Cornerbacks know this better than anyone on the field: Timing is everything. And the timing of an NFL drug test has Redskins corner Josh Norman heated.
Josh Norman was extremely unhappy he was told by NFL to take a drug test after today's game. Was heard yelling at a trainer in locker room.— michael phillips (@michaelpRTD) September 18, 2016
Norman was asked to submit to a drug test immediately after the Redskins' 27-23 loss to the Cowboys Sunday. He vented his frustrations in his locker room comments.
"I don't like how the NFL has us drug test right after the game. I don't understand that. It's crazy," he said. "I don't have anything left in the tank, yet they want you to drug test. It's crazy. I don't understand it."
"Shoot, we can't wait until tomorrow?"
Norman said drug testing immediately after games was new this season.
"This is the first time. [The NFL] started it this year," he said. "I don't get it. I really don't. What's a day going to do? 24 hours? It's stupid."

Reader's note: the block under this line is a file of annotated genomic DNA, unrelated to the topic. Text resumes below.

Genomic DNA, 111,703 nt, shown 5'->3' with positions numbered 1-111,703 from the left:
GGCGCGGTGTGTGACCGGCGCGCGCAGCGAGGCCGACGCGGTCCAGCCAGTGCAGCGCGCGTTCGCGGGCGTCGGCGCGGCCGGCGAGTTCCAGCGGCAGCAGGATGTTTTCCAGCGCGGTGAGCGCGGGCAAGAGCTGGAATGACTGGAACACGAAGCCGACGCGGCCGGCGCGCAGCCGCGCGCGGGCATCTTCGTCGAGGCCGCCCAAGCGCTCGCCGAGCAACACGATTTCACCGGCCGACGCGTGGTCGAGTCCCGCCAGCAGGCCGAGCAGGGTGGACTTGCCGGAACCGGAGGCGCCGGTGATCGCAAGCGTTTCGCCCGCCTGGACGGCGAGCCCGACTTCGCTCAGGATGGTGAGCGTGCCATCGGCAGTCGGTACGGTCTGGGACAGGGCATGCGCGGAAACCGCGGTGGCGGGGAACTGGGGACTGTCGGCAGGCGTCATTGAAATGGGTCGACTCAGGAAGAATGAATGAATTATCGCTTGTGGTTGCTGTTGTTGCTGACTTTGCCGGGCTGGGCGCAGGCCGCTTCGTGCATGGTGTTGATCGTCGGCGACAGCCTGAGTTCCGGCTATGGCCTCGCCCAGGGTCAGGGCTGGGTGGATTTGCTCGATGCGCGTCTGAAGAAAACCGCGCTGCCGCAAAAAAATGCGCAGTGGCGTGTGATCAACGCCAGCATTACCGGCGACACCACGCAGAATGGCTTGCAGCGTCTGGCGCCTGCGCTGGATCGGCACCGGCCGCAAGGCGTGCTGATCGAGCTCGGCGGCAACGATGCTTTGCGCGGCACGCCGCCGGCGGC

Here are three pertinent excerpts from the 2015 version of the NFL Policy on Performance-Enhancing Substances (emphasis added):
• "Specimens may be collected on any day of the week, except that the collection of blood specimens will be prohibited on game days."
• "Specimen collections occurring at a Club facility, stadium or scouting combine venue will be conducted at the discretion of the Independent Administrator and Collection Vendor without advance notice to the Player. Upon notification that he has been selected for testing, the Player shall furnish a specimen to the authorized specimen collector as soon as possible, but in no event more than three (3) hours following notification."
• "For specimen collections occurring away from the Club facility, the Independent Administrator and Collection Vendor may in their discretion contact the Player by telephone or voicemail or text message to notify him that he has been selected and schedule a collection time within twenty-four (24) hours at a site not more than forty-five (45) miles from the Player’s location"
At least according to the 2015 version of this testing policy, Norman would have had three hours to provide the sample and could have been notified ahead of time that he was selected for testing.
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